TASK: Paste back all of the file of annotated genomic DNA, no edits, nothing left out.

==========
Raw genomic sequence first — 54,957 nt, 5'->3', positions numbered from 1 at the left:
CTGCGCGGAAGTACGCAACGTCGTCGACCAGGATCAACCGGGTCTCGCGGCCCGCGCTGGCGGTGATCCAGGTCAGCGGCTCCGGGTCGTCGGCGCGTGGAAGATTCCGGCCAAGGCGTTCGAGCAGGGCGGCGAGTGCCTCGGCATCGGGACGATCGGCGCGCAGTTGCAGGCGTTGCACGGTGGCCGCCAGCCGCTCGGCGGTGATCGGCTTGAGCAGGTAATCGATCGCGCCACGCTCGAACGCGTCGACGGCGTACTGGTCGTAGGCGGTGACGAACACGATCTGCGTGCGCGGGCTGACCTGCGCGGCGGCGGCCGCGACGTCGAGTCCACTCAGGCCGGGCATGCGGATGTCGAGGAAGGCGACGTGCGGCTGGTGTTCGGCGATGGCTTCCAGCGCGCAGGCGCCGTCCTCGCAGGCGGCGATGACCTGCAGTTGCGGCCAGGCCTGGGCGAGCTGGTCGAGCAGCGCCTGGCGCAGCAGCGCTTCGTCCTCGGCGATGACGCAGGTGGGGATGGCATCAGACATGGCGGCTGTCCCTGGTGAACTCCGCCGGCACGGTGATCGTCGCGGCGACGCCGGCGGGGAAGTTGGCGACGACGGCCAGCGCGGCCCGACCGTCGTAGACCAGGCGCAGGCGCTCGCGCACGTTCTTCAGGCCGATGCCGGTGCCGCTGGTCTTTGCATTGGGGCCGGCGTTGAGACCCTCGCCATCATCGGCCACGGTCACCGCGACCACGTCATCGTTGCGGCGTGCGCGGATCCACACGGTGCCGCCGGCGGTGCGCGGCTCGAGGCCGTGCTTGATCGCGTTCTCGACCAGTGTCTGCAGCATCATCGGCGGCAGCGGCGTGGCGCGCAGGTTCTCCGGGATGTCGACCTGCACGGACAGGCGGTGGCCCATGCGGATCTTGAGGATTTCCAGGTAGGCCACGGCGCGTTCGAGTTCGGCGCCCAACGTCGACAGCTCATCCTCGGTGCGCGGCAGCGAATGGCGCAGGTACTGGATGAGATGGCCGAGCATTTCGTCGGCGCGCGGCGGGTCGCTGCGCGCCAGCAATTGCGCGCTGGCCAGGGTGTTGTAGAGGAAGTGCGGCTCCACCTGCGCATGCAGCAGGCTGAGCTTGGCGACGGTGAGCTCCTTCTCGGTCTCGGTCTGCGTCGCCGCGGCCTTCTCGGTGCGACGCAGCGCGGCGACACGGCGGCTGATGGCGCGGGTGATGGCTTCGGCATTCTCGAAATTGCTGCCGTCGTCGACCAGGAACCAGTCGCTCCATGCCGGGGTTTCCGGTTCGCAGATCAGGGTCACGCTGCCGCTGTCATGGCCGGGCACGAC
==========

Raw genomic sequence first — 54,957 nt, 5'->3', positions numbered from 1 at the left:
CTGCGCGGAAGTACGCAACGTCGTCGACCAGGATCAACCGGGTCTCGCGGCCCGCGCTGGCGGTGATCCAGGTCAGCGGCTCCGGGTCGTCGGCGCGTGGAAGATTCCGGCCAAGGCGTTCGAGCAGGGCGGCGAGTGCCTCGGCATCGGGACGATCGGCGCGCAGTTGCAGGCGTTGCACGGTGGCCGCCAGCCGCTCGGCGGTGATCGGCTTGAGCAGGTAATCGATCGCGCCACGCTCGAACGCGTCGACGGCGTACTGGTCGTAGGCGGTGACGAACACGATCTGCGTGCGCGGGCTGACCTGCGCGGCGGCGGCCGCGACGTCGAGTCCACTCAGGCCGGGCATGCGGATGTCGAGGAAGGCGACGTGCGGCTGGTGTTCGGCGATGGCTTCCAGCGCGCAGGCGCCGTCCTCGCAGGCGGCGATGACCTGCAGTTGCGGCCAGGCCTGGGCGAGCTGGTCGAGCAGCGCCTGGCGCAGCAGCGCTTCGTCCTCGGCGATGACGCAGGTGGGGATGGCATCAGACATGGCGGCTGTCCCTGGTGAACTCCGCCGGCACGGTGATCGTCGCGGCGACGCCGGCGGGGAAGTTGGCGACGACGGCCAGCGCGGCCCGACCGTCGTAGACCAGGCGCAGGCGCTCGCGCACGTTCTTCAGGCCGATGCCGGTGCCGCTGGTCTTTGCATTGGGGCCGGCGTTGAGACCCTCGCCATCATCGGCCACGGTCACCGCGACCACGTCATCGTTGCGGCGTGCGCGGATCCACACGGTGCCGCCGGCGGTGCGCGGCTCGAGGCCGTGCTTGATCGCGTTCTCGACCAGTGTCTGCAGCATCATCGGCGGCAGCGGCGTGGCGCGCAGGTTCTCCGGGATGTCGACCTGCACGGACAGGCGGTGGCCCATGCGGATCTTGAGGATTTCCAGGTAGGCCACGGCGCGTTCGAGTTCGGCGCCCAACGTCGACAGCTCATCCTCGGTGCGCGGCAGCGAATGGCGCAGGTACTGGATGAGATGGCCGAGCATTTCGTCGGCGCGCGGCGGGTCGCTGCGCGCCAGCAATTGCGCGCTGGCCAGGGTGTTGTAGAGGAAGTGCGGCTCCACCTGCGCATGCAGCAGGCTGAGCTTGGCGACGGTGAGCTCCTTCTCGGTCTCGGTCTGCGTCGCCGCGGCCTTCTCGGTGCGACGCAGCGCGGCGACACGGCGGCTGATGGCGCGGGTGATGGCTTCGGCATTCTCGAAATTGCTGCCGTCGTCGACCAGGAACCAGTCGCTCCATGCCGGGGTTTCCGGTTCGCAGATCAGGGTCACGCTGCCGCTGTCATGGCCGGGCACGAC